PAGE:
In many cases, such as companies JP Morgan, Boeing and Safeway, even the corporation's shareholders are not privy to the full breadth of political contributions their companies are making, CPA claims.

And at many companies, shareholder activist groups are pushing harder than ever this year to obtain access to information about those politically charged company dollars.

There are more than 100 political disclosure proposals that shareholder activists are aiming to put before a vote during corporate board meetings this year, more than ever before, according to Institutional Shareholder Services, a group that tracks petitions from shareholders to corporate directors.

"Unless a company has adopted voluntary disclosure and the company adheres to its disclosure agreement, you do have a real problem with many companies keeping their political spending secret," said Freed, whose group is supporting roughly half of the shareholder proposals.

Shareholder activist groups such as the Center for Political Accountability argue that disclosing political contributions will encourage companies to fully investigate a politician or activist group before donating, thus avoiding public relations headaches that stem from being tied to unpopular politicians or political decisions.

"Our goal is try to get corporations to take a look at their values and when they are making political contributions they are making them in line with their values," said Julie Goodridge, the CEO of NorthStar Asset Management, Inc. in Boston, which is petitioning eight companies to put all prospective political contributions up for shareholder votes.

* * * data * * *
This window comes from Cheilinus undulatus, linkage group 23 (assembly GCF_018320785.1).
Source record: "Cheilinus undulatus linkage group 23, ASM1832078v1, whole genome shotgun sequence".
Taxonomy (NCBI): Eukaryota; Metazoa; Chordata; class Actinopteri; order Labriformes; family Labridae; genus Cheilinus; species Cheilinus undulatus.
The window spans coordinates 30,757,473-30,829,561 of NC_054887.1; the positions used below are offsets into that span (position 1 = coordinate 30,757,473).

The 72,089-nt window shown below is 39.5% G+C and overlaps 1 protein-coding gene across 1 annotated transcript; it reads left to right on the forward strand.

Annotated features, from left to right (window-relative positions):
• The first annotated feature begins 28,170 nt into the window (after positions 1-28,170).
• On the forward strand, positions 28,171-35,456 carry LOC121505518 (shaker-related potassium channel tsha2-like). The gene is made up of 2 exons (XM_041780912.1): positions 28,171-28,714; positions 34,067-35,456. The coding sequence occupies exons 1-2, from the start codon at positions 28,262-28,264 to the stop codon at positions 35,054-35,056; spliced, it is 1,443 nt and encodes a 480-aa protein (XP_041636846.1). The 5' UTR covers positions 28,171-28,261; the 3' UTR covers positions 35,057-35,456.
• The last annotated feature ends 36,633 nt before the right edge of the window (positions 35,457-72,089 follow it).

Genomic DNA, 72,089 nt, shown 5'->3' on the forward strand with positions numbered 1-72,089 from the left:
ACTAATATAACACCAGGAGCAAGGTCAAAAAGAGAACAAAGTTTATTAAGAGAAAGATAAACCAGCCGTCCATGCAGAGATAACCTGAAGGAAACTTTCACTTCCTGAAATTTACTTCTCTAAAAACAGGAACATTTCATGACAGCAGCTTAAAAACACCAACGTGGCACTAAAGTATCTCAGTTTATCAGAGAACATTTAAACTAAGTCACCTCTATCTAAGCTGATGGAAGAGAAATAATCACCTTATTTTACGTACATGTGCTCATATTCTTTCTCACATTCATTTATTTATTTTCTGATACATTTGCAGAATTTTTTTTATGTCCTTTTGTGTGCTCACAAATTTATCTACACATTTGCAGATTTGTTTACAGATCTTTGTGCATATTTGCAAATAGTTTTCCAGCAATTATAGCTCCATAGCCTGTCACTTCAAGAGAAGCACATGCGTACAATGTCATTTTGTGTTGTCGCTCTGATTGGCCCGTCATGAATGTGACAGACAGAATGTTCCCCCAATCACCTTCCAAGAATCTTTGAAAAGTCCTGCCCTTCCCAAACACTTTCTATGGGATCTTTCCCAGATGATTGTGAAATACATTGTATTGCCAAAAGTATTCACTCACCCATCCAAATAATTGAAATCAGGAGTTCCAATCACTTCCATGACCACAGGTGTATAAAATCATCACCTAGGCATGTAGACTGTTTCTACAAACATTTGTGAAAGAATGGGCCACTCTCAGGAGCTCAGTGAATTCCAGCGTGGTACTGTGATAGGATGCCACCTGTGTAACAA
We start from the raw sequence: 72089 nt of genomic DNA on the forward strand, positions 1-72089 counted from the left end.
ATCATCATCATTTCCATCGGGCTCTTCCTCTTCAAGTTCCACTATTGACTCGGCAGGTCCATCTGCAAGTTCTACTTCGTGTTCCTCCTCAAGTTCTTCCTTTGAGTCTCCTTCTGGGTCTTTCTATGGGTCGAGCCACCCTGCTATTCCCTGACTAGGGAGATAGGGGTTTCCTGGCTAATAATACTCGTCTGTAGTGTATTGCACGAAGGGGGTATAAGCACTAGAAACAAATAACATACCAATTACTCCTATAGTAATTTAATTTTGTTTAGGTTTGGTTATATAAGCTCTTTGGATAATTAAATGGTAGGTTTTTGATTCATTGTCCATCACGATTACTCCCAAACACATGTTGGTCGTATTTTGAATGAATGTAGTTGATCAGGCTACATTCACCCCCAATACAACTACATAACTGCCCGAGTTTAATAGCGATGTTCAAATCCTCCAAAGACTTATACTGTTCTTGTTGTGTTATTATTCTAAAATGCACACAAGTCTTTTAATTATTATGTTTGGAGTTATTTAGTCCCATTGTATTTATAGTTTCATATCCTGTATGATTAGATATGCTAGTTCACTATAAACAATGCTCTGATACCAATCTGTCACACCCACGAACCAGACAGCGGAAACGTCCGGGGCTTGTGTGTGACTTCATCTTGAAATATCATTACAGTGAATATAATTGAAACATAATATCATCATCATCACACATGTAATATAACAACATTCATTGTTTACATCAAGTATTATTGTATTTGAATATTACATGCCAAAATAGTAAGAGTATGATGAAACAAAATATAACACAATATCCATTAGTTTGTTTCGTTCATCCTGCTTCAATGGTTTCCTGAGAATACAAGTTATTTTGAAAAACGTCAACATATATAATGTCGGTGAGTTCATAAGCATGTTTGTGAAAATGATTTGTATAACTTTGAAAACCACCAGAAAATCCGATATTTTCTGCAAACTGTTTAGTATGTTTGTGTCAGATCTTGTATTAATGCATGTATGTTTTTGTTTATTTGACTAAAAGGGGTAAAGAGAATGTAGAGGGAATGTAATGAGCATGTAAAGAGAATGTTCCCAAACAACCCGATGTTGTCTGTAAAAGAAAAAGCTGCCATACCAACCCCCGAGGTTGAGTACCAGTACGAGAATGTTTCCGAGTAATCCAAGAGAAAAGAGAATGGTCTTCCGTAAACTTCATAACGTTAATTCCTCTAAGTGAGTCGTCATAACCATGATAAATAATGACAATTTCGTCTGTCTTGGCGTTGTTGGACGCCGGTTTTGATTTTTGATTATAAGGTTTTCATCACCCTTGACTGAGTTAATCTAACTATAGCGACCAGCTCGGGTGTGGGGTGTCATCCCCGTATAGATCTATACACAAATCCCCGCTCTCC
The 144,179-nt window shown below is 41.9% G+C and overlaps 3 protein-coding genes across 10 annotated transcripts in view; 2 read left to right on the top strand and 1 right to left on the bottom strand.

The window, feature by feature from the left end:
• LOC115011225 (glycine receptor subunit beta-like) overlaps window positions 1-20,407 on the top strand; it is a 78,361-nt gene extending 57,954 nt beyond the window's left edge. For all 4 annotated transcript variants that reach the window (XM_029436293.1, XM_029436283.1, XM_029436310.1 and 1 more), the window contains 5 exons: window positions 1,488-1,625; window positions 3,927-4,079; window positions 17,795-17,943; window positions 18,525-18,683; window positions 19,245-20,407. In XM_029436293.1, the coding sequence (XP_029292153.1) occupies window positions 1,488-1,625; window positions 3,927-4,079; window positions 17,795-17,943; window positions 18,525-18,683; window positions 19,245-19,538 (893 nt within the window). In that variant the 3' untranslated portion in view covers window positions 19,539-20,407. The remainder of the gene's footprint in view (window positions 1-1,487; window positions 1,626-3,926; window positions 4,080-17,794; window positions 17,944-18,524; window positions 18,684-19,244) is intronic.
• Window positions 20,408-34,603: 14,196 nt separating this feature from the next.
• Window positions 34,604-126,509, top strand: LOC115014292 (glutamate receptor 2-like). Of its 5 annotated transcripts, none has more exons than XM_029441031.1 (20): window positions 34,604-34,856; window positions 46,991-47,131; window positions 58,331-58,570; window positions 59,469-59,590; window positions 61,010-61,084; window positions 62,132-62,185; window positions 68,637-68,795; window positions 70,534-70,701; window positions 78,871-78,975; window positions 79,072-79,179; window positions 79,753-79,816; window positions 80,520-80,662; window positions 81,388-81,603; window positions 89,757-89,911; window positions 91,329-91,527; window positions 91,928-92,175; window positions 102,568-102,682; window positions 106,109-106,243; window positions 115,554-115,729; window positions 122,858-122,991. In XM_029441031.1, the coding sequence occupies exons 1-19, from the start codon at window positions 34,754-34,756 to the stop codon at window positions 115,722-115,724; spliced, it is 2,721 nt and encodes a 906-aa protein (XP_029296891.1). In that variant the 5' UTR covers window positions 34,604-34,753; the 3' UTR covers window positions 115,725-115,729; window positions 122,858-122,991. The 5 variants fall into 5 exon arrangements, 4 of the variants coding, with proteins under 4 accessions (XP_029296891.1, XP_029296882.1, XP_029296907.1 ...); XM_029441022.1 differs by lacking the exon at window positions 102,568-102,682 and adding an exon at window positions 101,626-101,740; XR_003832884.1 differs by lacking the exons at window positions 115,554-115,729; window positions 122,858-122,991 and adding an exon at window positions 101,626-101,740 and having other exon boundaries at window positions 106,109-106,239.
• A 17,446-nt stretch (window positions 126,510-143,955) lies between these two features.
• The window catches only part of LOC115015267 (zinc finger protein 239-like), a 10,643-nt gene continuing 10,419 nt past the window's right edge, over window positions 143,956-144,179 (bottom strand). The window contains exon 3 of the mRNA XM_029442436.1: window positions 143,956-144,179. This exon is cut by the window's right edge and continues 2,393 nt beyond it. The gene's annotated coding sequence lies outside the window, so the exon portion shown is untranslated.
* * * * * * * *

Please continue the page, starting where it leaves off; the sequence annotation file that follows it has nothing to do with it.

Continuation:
Target, the posterchild of political contributions that have backfired, was boycotted by gay rights supporters in 2010 after it donated $150,000 to MN Forward, a political group that then ran ads supporting Minnesota's GOP gubernatorial candidate Tom Emmer, who did not support gay marriage.

"Here is a company who goes out of its way to be supportive of the gay and lesbian community, yet it's making a big fat contribution to an organization that wants to tear that community apart," said Goodridge.

Following the Target backlash, Goodridge said NorthStar decided to investigate other companies in their portfolio that were "boycottable" because of potentially unpopular political donations.

But Bradley Smith, a former chairman of the Federal Election Commission, said the recent push for more transparency has less to do with protecting shareholders and more to do with pushing a liberal-leaning political agenda.

"People who really want to silence corporations have decided this is an effective way to silence their political opponents," Smith said. "The goal is to shut down corporate speech in America."

Smith said the recent concern over corporate disclosures of political donations, which was amplified by the Citizens United Supreme Court ruling in 2010, is "much ado about nothing in true substance."

"You can't make charitable contributions these days without offending a shareholder," Smith said, also pointing out that the percentage of its profits that most companies give to politicians is "so small for any given shareholder it's just never something that's been worried about."